The Wrong Kind of Seats
My old comrade from the Labour Coordinating Committee Executive, Neal Lawson, reveals in today's Guardian that his disillusion with New Labour set in even earlier than I had realised:
"My first doubts crept in as early as election day in May 1997. I was crunching up long gravel drives in Enfield Southgate, where rumours abounded that no-hoper Stephen Twigg might oust Michael Portillo. After passing BMWs and Mercs I was met by enthusiastic upper-middle-class families who were "all for Tony Blair here". We were going to win, but what did we have to sacrifice to have these people in our tent?"
Of course, the kind of Guardianista chatterati demographic that backs Compass-style left politics are actually quite often "upper-middle-class" themselves. But they would never do anything as crass or nouveau riche as having crunchy "long gravel drives", driving BMWs or Mercs, or living in the kind of places like Enfield Southgate that only go Labour when we win elections.
No, no, no. "Good" upper-middle-class people whose votes Compass wants because Labour got them before 1997 have far too much taste for that. They live in town houses in Kentish Town, or Barnsbury, or Hampstead, or Highgate Village, or maybe if they are a bit younger and have only just sold their shares in LLM Communications, they might make do with somewhere a bit edgier in the inner city. They drive people carriers or Volvos and buy their foccacia at Fresh & Wild. Their drives are definitely not crunchy.
The funny thing is, the 1997 manifesto and campaign were never intended to appeal to Enfield Southgate. They weren't even targeted at Enfield North. They were very carefully calibrated to appeal to swing voters in the 70 key seats that Labour needed to form a majority - Edmonton, Mitcham & Morden, Hayes & Harlington, Brentford & Isleworth, those kind of places. Gritty places with lots of Sun readers concerned about tax, crime and defence - and not many crunchy long gravel drives. That that 1997 programme turned out to be wildly popular with all demographics, from the crunchy drive set to people in council flats, was accident, not fiendish Blairite design.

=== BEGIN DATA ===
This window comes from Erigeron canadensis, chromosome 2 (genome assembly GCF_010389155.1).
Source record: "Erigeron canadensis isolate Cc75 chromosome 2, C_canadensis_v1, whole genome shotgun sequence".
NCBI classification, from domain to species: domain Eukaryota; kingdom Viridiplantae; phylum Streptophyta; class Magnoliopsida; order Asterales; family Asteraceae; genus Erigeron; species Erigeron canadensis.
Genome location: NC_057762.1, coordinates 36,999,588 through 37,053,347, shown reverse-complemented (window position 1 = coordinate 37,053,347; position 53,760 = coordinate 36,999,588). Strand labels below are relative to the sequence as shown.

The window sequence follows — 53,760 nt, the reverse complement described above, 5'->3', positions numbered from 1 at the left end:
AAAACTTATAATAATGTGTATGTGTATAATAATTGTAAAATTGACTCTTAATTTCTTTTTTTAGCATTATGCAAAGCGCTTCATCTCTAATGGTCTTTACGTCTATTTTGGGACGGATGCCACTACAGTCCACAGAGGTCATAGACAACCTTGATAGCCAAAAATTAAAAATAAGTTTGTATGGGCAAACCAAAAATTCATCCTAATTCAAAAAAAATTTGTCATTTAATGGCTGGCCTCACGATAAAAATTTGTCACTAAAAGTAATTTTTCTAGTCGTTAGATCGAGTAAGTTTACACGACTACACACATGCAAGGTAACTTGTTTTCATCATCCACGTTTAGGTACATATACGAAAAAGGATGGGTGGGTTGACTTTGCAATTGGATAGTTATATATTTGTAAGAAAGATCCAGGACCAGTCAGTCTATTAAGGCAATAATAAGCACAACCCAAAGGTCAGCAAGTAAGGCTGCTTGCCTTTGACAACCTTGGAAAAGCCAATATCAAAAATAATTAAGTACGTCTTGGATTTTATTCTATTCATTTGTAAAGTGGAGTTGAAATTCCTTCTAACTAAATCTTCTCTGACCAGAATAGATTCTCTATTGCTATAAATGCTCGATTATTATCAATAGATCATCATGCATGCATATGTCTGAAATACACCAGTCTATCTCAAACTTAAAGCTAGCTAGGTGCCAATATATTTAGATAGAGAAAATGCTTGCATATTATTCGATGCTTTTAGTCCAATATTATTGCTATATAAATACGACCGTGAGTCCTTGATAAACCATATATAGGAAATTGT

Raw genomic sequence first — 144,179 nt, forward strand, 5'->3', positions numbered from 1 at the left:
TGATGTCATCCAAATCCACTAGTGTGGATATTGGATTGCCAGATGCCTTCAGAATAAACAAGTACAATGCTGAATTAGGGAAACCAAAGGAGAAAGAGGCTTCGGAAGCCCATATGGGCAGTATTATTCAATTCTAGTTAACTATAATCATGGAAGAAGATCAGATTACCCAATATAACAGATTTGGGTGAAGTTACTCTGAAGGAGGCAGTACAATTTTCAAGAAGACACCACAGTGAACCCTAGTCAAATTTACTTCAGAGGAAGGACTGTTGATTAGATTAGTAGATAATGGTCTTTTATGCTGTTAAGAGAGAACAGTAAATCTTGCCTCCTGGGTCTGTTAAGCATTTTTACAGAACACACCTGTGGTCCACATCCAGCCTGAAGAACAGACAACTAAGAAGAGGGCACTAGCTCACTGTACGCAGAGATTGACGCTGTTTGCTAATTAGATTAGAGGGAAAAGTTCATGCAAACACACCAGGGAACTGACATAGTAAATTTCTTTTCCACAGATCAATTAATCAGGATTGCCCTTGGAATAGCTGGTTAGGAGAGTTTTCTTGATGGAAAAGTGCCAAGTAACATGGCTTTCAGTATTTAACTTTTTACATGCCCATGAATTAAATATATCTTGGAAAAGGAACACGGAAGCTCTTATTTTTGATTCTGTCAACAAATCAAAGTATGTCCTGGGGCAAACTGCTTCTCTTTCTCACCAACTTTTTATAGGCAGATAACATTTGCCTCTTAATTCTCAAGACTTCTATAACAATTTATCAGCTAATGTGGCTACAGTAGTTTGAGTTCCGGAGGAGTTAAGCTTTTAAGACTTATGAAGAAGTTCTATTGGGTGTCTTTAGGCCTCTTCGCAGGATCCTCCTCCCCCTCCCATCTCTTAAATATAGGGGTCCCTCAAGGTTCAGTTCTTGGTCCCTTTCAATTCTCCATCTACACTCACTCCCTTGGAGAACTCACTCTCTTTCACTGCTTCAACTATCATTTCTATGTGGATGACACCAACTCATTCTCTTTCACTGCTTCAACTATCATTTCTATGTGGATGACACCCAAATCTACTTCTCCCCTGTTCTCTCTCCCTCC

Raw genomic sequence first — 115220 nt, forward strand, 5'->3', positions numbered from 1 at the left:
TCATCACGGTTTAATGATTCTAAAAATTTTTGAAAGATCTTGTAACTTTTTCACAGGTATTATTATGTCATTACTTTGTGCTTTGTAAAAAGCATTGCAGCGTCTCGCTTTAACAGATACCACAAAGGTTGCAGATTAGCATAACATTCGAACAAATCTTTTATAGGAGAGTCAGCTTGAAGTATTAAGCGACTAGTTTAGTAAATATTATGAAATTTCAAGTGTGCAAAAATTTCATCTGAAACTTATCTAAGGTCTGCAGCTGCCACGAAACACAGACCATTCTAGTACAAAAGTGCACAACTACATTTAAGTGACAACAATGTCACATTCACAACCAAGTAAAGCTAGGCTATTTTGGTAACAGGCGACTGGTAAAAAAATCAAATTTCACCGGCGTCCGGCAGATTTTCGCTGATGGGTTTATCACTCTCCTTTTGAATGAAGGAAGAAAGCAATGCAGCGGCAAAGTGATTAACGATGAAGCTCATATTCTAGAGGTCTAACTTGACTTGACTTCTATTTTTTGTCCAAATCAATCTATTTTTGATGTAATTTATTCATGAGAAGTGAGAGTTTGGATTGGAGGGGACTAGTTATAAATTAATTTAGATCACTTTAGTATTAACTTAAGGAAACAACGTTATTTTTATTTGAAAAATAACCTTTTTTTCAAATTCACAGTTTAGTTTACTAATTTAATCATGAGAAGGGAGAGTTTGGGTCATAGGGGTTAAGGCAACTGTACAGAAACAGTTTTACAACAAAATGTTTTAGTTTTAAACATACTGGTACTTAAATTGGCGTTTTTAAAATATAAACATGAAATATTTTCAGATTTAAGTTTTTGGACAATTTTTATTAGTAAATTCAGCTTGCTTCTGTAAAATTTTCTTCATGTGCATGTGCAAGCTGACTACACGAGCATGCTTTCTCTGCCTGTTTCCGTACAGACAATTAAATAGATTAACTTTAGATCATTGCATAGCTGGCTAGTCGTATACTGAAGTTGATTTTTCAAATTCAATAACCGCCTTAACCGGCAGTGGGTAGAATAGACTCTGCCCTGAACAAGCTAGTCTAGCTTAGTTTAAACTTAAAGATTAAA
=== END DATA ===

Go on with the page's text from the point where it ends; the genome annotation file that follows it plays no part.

Where would Neal draw the line? He must be relieved we don't hold Putney, Wimbledon and Enfield Southgate now, but why stop there? Shall we get Compass to tell the voters in Dorset South, or Hastings & Rye, or Hove that Labour doesn't want their votes either? And as for Basildon, Harlow or Crawley ... I doubt they have branches of Fresh & Wild ... and I expect they do have a lot of people who aspire to own BMWs.
Can anyone imagine that a Tory - any Tory even the most Heathite Wet or most extreme rightwinger - writing the counterpoint to Lawson's words:
"But first a confession. I was a Thatcherite. Back in 1975, I believed she was serious about new politics, communities and Europe. More fool me. My first doubts crept in as early as election day in 1983. I was staggering up tower block staircases in Edmonton, where rumours abounded that no-hoper Ian Twinn might oust Ted Graham. After passing graffiti and piss on the staircase I was met by enthusiastic working class families who were "all for Maggie here", having done right-to-buy on their council flats. We were going to win, but what did we have to sacrifice to have these people in our tent?"
No they wouldn't. Because unlike Lawson and Compass the Tories at that time knew that if you don't seek to win the votes of every possible voter, sooner or later you are out of power and can do nothing for your core vote or anyone else. They forgot that lesson and are only just relearning it.
Lawson wants Labour to make the same mistake. But he won't get his way because Brown wants to win, not lose, the next election. Neal knows that, hence his squeals of betrayal before Brown has even got into No10. Game over, Neal.